Crispus Attucks High School Football Squad, 1934
Credit: Indianapolis Recorder Collection, Indiana Historical Society

In 1955, under the leadership of coach Raymond Province Crowe, Attucks captured both the all-city and the state basketball championships. Led by future NBA star Oscar Robertson, the team won the state title against another Black high school, Gary Roosevelt, in the first-ever IHSAA-sponsored Indiana state championship between two African American schools. Crowe’s team repeated its victory in 1956, and coach Bill Garrett fielded another state championship team in 1959.

At no time as a segregated high school did Crispus Attucks have space and facilities to accommodate its student body and faculty. Additions to the structure occurred in 1938 and 1966, but the rapid growth of the city’s African American population outran the space available at the lone Indianapolis public high school for Black students. At one point, when overcrowding became severe, the school board placed School 17, an elementary school adjacent to the high school, under the jurisdiction of Attucks’ principal in the event there was a need for overflow space.

Students at Crispus Attucks High School, ca. 1945
Credit: Indianapolis Recorder Collection, Indiana Historical Society

The Attucks curriculum was standard for IPS schools with one exception: Dr. Joseph C. Carroll introduced a course in Black history. Other needs of the school were met in various ways. Spearheaded by prominent Black attorney Freeman B. Ransom and a committee from the neighborhood’s senate avenue YMCA, the school raised funds to purchase a pipe organ for its music and drama programs. Over the years the school music program produced many well-known jazz musicians, including James Lewis “J. J.” Johnson, Slide Hampton, John Leslie “Wes” Montgomery, Jimmy Coe, and Jimmy Spaulding.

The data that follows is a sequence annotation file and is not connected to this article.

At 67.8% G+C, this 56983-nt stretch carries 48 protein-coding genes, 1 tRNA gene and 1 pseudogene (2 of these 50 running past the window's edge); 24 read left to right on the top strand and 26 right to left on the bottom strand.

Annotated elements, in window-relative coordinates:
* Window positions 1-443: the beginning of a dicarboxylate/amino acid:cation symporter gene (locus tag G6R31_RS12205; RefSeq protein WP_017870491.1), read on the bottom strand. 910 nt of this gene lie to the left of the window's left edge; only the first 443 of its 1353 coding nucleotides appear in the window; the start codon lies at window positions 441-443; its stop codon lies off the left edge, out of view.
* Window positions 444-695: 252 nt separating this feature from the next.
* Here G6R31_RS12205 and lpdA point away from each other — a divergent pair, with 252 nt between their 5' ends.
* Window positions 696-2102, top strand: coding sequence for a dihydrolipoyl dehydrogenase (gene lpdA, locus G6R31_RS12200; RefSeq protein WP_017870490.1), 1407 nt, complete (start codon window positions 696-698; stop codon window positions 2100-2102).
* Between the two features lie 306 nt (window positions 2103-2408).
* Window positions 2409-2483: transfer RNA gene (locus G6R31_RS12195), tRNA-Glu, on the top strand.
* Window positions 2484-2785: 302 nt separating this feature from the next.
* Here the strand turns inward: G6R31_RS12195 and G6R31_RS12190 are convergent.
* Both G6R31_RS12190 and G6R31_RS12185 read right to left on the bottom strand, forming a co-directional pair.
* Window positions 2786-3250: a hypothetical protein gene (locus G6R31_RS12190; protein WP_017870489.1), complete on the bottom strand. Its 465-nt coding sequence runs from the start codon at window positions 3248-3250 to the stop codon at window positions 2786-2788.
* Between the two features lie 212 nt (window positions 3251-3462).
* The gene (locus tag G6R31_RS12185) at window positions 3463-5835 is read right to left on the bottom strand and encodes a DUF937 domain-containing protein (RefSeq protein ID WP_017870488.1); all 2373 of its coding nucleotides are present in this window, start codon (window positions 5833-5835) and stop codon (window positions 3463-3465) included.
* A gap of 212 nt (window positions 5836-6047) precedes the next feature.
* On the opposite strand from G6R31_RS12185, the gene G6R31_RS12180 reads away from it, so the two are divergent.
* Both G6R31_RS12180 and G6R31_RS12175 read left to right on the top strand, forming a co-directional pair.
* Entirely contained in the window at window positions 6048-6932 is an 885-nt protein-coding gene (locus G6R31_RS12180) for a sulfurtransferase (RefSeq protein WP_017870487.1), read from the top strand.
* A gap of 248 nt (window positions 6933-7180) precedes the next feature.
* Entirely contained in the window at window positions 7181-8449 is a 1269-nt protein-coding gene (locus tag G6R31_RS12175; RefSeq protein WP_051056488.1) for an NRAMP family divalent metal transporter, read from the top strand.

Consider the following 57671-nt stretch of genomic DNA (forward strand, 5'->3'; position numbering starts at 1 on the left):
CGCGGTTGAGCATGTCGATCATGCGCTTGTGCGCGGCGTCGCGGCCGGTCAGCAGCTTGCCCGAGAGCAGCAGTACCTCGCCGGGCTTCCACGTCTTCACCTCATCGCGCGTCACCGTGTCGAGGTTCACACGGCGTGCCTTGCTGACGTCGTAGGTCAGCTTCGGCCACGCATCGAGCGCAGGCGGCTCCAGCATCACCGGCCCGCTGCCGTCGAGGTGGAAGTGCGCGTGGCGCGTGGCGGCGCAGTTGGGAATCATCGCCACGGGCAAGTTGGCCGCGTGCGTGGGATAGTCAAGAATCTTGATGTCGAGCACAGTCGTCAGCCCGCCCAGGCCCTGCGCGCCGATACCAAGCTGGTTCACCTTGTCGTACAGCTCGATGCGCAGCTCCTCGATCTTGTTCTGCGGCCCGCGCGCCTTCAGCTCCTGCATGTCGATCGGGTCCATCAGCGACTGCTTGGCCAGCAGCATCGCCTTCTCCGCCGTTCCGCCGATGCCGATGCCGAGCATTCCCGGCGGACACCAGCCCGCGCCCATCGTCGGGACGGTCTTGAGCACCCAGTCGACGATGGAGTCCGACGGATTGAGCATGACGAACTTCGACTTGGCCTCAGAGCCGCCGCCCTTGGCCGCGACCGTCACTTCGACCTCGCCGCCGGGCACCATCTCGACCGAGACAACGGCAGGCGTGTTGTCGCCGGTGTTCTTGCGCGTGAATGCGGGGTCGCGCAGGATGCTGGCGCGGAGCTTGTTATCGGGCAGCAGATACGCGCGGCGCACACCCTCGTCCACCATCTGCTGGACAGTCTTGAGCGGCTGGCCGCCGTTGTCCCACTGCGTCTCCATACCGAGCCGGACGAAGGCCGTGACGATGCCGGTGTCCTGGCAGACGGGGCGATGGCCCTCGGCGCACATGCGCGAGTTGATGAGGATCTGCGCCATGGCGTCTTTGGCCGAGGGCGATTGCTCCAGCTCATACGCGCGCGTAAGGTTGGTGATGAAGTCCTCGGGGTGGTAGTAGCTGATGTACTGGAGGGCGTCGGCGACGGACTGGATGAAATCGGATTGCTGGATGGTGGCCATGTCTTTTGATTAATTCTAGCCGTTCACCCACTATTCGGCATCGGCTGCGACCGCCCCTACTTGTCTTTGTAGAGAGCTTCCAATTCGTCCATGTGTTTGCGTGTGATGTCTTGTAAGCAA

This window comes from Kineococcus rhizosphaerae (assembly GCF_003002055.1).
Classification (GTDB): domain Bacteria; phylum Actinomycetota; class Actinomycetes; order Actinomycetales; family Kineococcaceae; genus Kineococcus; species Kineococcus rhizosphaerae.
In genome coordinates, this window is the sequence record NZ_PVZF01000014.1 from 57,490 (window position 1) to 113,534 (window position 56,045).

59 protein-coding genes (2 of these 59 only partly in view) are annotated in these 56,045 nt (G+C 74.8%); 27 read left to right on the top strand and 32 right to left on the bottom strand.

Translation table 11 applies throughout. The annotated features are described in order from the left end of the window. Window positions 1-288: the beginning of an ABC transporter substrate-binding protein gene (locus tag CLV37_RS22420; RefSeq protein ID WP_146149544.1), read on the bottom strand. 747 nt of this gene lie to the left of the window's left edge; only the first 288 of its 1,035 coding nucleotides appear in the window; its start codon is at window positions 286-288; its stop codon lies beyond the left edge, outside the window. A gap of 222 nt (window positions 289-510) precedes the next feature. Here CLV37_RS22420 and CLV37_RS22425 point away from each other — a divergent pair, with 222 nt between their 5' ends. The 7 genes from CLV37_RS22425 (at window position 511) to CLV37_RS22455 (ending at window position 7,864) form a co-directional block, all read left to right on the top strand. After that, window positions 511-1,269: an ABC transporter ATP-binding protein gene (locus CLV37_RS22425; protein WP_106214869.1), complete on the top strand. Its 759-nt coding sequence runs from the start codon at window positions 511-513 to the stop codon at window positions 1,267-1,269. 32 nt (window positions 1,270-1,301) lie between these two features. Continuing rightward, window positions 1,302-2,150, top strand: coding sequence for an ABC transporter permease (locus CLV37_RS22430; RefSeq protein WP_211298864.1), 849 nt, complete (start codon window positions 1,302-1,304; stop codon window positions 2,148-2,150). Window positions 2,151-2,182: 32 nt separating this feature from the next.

As a result of a 1969 agreement between the U.S. Justice Department and IPS to integrate the school system, several Black teachers were reassigned from Crispus Attucks to other city high schools. Included in the plan was the gradual desegregation of elementary student populations. Also included was Attucks’ proposed relocation to a new site that would more readily facilitate school integration. That move, never favored by the Black community, was later dropped.

Crispus Attucks Museum, 2016
Credit: Indiana Historical Society

During the mid-1970s the countywide busing program, which was ordered by the U.S. District Court increased the number of secondary schools in which Black students were enrolled, including township schools in the suburbs. The result was a marked reduction in the number of Black high-school-age students attending Indianapolis public schools. In addition, the construction of the lUPUI campus and the I-65/I-70 inner loop eliminated much of the neighborhood that formerly housed Attucks students. In the late 1970s, after assigning city high schools to four attendance areas as part of the desegregation plan, Crispus Attucks became a magnet school specializing in the medical professions and health-related fields. In a final step, as the redirection of feeder schools to outlying areas reduced the enrollment of city high schools, Attucks became a junior high school in 1986, and, in 1993, a middle school. In 2006, it became a magnet high school again for students interested in careers in medicine.

In 1997-1998, the Crispus Attucks Museum opened under the direction of the African American History-Multicultural Education Office. The museum houses memorabilia from the former Attucks High School and 14 Black elementary schools. Crispus Attucks was included on the National Register of Historic places in 1989.

Revised January 2022